Should the EU require bailout loans to countries with excessive deficits to be collateralised? Is it in the best interest of the Euro area to make emergency funding available on an unsecured basis? This question was raised in a recent debate in the Finnish Parliament.
The loans paid out to up to now have been unsecured, but the final terms of the 440 billion euros support programme for rescuing Greece and other heavily indebted countries remain to be agreed. Lending against a signature - a mere promise to repay - could erode confidence in the future economic management of these countries at a time when the stated objective is to strengthen budgetary discipline in the Euro countries.
Loan collateral gives the creditor the right to repossess and realise the assets pledged. If a loan has been extended on an unsecured basis, typically against a loan contract under which the debtor covenants to run its business in an orderly fashion, the creditor does not have recourse to the assets of the debtor and cannot instigate an enforced sale in order to recover moneys owed.
In day-to-day commercial lending it is common for natural persons as well as incorporated entities to pledge assets as security for loans. Unsecured loans are typically only extended to the most financially sound borrowers. If Greece were a natural person or a company its ability to raise unsecured loans would be severely curtailed.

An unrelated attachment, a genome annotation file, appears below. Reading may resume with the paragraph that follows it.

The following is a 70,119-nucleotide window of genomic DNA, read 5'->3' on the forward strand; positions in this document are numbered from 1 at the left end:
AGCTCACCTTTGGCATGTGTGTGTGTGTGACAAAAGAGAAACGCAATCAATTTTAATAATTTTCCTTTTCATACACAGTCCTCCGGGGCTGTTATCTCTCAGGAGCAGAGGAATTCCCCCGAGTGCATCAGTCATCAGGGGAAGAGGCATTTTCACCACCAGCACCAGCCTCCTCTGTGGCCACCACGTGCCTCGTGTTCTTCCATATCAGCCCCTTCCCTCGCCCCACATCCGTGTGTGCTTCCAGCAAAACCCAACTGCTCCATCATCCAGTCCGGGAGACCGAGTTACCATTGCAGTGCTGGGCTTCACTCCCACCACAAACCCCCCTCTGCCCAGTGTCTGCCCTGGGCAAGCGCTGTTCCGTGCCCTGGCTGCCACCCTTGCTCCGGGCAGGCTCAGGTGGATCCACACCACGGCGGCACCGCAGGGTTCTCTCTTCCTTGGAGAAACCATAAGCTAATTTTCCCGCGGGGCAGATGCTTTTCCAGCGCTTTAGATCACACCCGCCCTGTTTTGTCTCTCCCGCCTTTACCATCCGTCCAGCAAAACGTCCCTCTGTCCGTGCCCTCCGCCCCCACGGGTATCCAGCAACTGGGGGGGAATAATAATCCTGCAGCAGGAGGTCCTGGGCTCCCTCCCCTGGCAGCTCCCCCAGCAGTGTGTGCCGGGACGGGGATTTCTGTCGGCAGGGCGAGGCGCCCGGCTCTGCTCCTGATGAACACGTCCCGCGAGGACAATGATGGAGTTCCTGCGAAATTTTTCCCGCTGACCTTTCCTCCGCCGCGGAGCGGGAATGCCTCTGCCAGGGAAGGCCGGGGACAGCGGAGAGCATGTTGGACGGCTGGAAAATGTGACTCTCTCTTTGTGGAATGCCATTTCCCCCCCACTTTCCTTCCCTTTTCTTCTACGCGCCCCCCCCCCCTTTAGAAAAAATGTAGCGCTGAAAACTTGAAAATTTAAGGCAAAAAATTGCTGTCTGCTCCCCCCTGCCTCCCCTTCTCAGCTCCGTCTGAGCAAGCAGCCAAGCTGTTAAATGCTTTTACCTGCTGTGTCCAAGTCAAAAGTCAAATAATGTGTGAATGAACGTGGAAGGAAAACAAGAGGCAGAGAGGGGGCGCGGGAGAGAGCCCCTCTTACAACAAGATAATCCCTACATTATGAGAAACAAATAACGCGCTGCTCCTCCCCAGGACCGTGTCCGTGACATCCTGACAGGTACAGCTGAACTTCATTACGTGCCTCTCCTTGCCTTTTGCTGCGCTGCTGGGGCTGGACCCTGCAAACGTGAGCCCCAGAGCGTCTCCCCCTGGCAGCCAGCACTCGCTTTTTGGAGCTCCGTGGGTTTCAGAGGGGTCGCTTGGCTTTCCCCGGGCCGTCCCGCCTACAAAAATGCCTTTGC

Why should the members of the Euro area extend loans to Greece on an unsecured basis? The question is relevant as it is not unusual for governmental entities to raise debt on the strength of assets. As for Greece, the Hellenic loan programme established in 2004 provides an example. It is backed by receivables from house loans of extended by a state-run fund to Greek public sector employees.
In this instance, the collateral could come from the Greek state's extensive holdings in hotels, ski resorts, casinos and the like - in short, public sector investments in commercial activities, which do not belong to the core functions of a progressive welfare state but instead reflect opaque links between Greek politicians and businessmen. Pledging such assets as collateral would create a strong incentive for the Greek Government to focus on the primary responsibilities of a modern state and untangle itself from a shady maze of patronage.
But would the Greek government be prepared to give up involvement in varying business activities to which government involvement has harmfully strayed, or would the interest groups behind them be able to defend their privileges?
A recent example of the use of collateral can be found in the United States. The terms of the emergency support schemes set up by the authorities there involved collateral and other financial structures to help safeguard the claims of the American taxpayers. The taking of security was most dramatically executed in the case of banks.